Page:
« Last Edit: May 22, 2017, 11:14:39 AM by Graham Welland »
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Graham

Wayne Fox

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Re: Phase One ("How sharp is it)
« Reply #6 on: May 21, 2017, 01:07:59 AM »

Mounting material come 48x96 and 60x120.  Thats are limit and I don't see them making them bigger.
Of course, once you hit the "limit" as you describe, maybe you get creative? I've seen a tryptich where each panel was at last 50-60 x 90-100".  I'e also seen one larger, using 5 panels.

a 100mp back is only a 24x32" image at 360dpi.  Printed at 180 dpi gets you to 48x64.  a 48 x 96 in image would be printed at 120 dpi ... maybe for some images it still would look pretty good, but compared that same image to a multi shot stitch where the image can be printed at 300dpi or greater and there will be a difference unless some physical barrier prevents anyone from approaching any nearer than 15 to 20 feet.  of course if you want to print that 60x120 size print, with a 100mp back you are now down to 96dpi. With the canon you are now at 72 dpi.

But there are other benefits.  Not only is micro detail improved and show less artifacts, transitional tones are more refined and natural looking to me.  I think getting to a point that the glass is the limited factor in resolution, not the sensor will give us the most natural looking images, regardless of how large they are printed.

So while there is certainly something to be said about how far we've come I see no reason to not continue improving the technology.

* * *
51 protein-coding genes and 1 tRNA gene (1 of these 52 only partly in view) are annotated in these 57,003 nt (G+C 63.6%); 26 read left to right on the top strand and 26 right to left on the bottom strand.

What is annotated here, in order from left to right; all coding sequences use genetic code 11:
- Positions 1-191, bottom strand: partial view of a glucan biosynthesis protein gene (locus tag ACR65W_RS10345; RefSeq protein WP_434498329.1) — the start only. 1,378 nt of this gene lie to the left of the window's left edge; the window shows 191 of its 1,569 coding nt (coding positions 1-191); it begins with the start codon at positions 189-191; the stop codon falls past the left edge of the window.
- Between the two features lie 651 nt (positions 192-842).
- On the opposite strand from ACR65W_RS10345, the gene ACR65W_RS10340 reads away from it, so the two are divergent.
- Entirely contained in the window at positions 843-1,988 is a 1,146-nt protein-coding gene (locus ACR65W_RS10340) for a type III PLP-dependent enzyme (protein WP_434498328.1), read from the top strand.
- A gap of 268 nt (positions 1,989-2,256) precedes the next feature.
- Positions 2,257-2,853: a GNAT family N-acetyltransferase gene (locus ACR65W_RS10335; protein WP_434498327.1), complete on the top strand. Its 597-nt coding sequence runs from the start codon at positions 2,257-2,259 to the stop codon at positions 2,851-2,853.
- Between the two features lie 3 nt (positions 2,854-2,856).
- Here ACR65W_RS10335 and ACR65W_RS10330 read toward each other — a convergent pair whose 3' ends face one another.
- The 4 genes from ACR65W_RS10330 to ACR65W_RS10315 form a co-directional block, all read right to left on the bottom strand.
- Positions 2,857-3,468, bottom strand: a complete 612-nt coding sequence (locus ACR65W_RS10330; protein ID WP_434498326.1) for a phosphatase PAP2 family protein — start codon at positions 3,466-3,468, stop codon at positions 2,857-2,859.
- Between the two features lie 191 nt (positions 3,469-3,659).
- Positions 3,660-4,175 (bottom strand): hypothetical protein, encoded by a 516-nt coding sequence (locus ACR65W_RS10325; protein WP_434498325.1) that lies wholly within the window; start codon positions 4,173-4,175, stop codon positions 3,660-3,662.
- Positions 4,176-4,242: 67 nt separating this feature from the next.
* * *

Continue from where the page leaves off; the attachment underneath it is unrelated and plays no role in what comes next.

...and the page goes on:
stevenfr

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Re: Phase One ("How sharp is it)
« Reply #7 on: May 21, 2017, 01:51:17 AM »

This is a print 40" x 120" on Hahnemuhle Photo Rag Baryta that I am just sending off on Monday for mounting. This is a 9 image stitch from the Phase One XF IQ3 100 camera. I was standing on a floating dock to get this image and there was a little bit of rain and movement in the water and the float plane landing is very sharp. For thise interested this is the harbour on Salt Spring Island where I live. I could probably double the size of this print and still retail excellent detail. I may strip it on Monday and see what it looks like. I will get a better image of the print when it gets installed. My wife took this image with the iPad, so it is not a great image, we just grabbed it for the client to see the print.

These prints are a pain to handle and any flaw in the capture is very appartent on larger prints.

Steven

http://www.friedmanphoto.com
« Last Edit: May 21, 2017, 01:55:07 AM by stevenfr »
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tim wolcott

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Re: Phase One ("How sharp is it)
« Reply #8 on: May 21, 2017, 06:51:03 PM »

To answer the question.  Is sharp enough, do we need more.  Since most people never ever make their own prints, nor fewer even make a living selling their photos in exhibitions.  For the 99.95% its already sharp enough.  Will I upgrade to the newer higher resolution backs.  Yes, but I make my living selling my photographs.  What I don't see enough is people perfecting the composition, lighting, patience or just spending the time and ignoring the pain it takes to create really great imagery. 

Michael Reichmann, once said to "Tim theres more to life than creating photographs" I disagree, When I ran professionally I ran, now that I create photographs and make my living making photographs for the past 33years. I really only think of one thing, creating photographs.  I don't care what it takes.

WE are at the limits if you use Bi-cubonic interpolation.  But with stitching which I do nearly all the time we are definitely at the limits.  But stitching should be used for perspective not resolution mainly.  Most use stitching for resolution gain thats really wrong.  Stitching should be used like the old Banquet cameras in a modern way to use them, it allows you to get the composition you want without dealing with the distortion of the lenses.  But the stitching companies make shitty stitching heads.  mainly because they didn't study what and how a banquet panoramic camera.
 works.  Tim.